And why this liberal obsession with “chest beating?” Obama himself said he will not rest until all the perps are brought to justice. Isn’t that “chest beating?” If it isn’t, then they can hardly accuse their favorite whipping boy George Bush of chest beating because that’s about as rough Bush got in any of his rhetoric the last 6 years of his presidency.
These guys are still in campaign mode. They sure got out the hatchet quick enough to respond to Cheney. But our president can’t come off the links long enough to say something meaningful about a terrorist attack on Christmas Day with millions of people visiting friends and relatives and soon to be passengers using a suddenly vulnerable airport security system? No chest beating required. No exaggeration needed. No brave words and political solipsisms necessary. Just the facts, Barack, just the facts.
Prudence is one thing. Measured responses are welcome. But the president is also supposed to be reassuring in times like this and he failed that test miserably. Instead of disavowing his DHS secretary’s comical opinion of “the system,” he spun her words after the fact:
Mr. Obama appeared to be trying to contain the damage on Tuesday, offering “systemic failure” as a substitute diagnosis for “system worked.” He framed Ms. Napolitano’s statement by saying she was right that “once the suspect attempted to take down Flight 253, after his attempt, it’s clear that passengers and crew, our homeland security systems and our aviation security took all appropriate actions.”
Maybe. But Napolitano was not referring to any after action report. It was plain that she was referring to a failed bombing attempt proving the “system” worked when a reasonably aware 3 year old knew that it didn’t. Without those passengers taking action - never mind the crew, or homeland security systems, or aviation security - there would have been a lot of dead Americans on Christmas day.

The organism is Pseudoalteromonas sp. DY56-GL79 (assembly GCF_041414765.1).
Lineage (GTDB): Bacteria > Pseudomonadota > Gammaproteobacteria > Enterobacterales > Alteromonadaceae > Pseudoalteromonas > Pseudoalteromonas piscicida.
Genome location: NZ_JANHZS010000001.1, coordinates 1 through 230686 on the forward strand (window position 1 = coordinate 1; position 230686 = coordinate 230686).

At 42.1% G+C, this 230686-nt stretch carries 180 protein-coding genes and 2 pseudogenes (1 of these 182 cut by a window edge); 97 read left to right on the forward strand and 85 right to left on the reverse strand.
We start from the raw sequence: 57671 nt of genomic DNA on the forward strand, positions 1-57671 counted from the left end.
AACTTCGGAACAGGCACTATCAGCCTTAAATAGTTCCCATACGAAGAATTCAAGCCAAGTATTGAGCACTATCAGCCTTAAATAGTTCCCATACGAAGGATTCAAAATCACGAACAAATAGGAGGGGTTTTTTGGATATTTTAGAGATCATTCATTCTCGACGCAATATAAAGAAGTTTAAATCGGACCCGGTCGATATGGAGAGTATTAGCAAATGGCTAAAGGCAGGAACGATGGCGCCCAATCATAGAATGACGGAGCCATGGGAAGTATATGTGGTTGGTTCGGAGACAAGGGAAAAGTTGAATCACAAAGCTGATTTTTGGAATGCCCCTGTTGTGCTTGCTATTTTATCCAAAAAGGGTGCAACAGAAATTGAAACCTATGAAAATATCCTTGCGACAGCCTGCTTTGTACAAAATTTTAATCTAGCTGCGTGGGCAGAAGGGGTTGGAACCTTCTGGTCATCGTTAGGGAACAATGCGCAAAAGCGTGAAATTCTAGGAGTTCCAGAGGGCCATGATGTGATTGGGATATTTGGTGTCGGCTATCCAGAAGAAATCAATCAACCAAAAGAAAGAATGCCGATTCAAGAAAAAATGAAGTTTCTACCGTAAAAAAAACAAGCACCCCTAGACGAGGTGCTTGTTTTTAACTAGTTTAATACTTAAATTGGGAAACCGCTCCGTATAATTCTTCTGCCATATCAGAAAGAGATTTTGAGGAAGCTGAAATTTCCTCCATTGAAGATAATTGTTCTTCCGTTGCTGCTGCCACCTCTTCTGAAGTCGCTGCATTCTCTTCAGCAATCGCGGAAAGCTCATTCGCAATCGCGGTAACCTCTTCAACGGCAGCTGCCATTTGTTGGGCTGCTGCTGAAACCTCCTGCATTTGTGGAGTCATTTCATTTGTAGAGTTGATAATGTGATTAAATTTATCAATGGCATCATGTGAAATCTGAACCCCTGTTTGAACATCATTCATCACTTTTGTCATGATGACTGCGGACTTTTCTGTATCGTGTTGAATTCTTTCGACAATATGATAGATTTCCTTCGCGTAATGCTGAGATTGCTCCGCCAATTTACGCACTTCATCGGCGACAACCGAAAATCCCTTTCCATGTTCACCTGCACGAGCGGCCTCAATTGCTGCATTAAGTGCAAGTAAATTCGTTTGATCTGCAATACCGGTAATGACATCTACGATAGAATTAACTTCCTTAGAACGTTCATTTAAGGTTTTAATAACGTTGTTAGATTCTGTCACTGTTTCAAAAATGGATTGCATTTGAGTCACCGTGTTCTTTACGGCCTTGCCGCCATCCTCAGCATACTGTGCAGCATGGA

He probably should have fired her on the spot. Instead, he became the second part of the joke.
And what’s up with Pfeiffer? Talk about breathing fire and doing some chest beating! His contention that the administration does indeed believe we are “at war” flies in the face of almost every statement, every action taken by this president since he took office. There was a conscious decision to downplay the “war” aspects of this conflict and substitute cooperation and law enforcement as the primary means to combat Islamic extremism - a term that continues to stick in the throat of Pfeiffer and his boss. We aren’t at war with abortion bombers or fat white guys out in the bush playing at being militiamen. We are at war with an ideology as insidious and odious as Nazism, Communism, or fascism. Islamism is not a religion, but a political ideology. And until we hear that acknowledgment pass the lips of Barack Obama, he and his flunkies can make all the claims they want about being at war but it won’t alter the fact that they appear to be unserious unless they brush up on their enemy identification.